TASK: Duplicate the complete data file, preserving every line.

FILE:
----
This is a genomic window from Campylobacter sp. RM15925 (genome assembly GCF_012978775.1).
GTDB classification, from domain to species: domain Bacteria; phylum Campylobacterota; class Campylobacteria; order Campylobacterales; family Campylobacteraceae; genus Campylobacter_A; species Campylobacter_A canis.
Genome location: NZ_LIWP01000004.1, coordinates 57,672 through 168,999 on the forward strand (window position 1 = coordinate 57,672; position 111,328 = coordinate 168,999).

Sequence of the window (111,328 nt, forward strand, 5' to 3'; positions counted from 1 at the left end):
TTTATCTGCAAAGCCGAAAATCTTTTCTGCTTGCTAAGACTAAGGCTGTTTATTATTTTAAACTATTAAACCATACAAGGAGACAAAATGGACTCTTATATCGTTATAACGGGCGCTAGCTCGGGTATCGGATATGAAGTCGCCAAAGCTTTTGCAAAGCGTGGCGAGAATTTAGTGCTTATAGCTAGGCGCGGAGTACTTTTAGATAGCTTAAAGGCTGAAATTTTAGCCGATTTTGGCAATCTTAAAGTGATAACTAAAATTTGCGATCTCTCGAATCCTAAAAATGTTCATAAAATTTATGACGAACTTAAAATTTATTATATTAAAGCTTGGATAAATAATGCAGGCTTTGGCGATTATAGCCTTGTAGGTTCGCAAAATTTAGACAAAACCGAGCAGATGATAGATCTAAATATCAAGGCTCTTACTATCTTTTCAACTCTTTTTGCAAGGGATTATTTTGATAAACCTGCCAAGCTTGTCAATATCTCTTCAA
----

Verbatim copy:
This is a genomic window from Campylobacter sp. RM15925 (genome assembly GCF_012978775.1).
GTDB classification, from domain to species: domain Bacteria; phylum Campylobacterota; class Campylobacteria; order Campylobacterales; family Campylobacteraceae; genus Campylobacter_A; species Campylobacter_A canis.
Genome location: NZ_LIWP01000004.1, coordinates 57,672 through 168,999 on the forward strand (window position 1 = coordinate 57,672; position 111,328 = coordinate 168,999).

Sequence of the window (111,328 nt, forward strand, 5' to 3'; positions counted from 1 at the left end):
TTTATCTGCAAAGCCGAAAATCTTTTCTGCTTGCTAAGACTAAGGCTGTTTATTATTTTAAACTATTAAACCATACAAGGAGACAAAATGGACTCTTATATCGTTATAACGGGCGCTAGCTCGGGTATCGGATATGAAGTCGCCAAAGCTTTTGCAAAGCGTGGCGAGAATTTAGTGCTTATAGCTAGGCGCGGAGTACTTTTAGATAGCTTAAAGGCTGAAATTTTAGCCGATTTTGGCAATCTTAAAGTGATAACTAAAATTTGCGATCTCTCGAATCCTAAAAATGTTCATAAAATTTATGACGAACTTAAAATTTATTATATTAAAGCTTGGATAAATAATGCAGGCTTTGGCGATTATAGCCTTGTAGGTTCGCAAAATTTAGACAAAACCGAGCAGATGATAGATCTAAATATCAAGGCTCTTACTATCTTTTCAACTCTTTTTGCAAGGGATTATTTTGATAAACCTGCCAAGCTTGTCAATATCTCTTCAA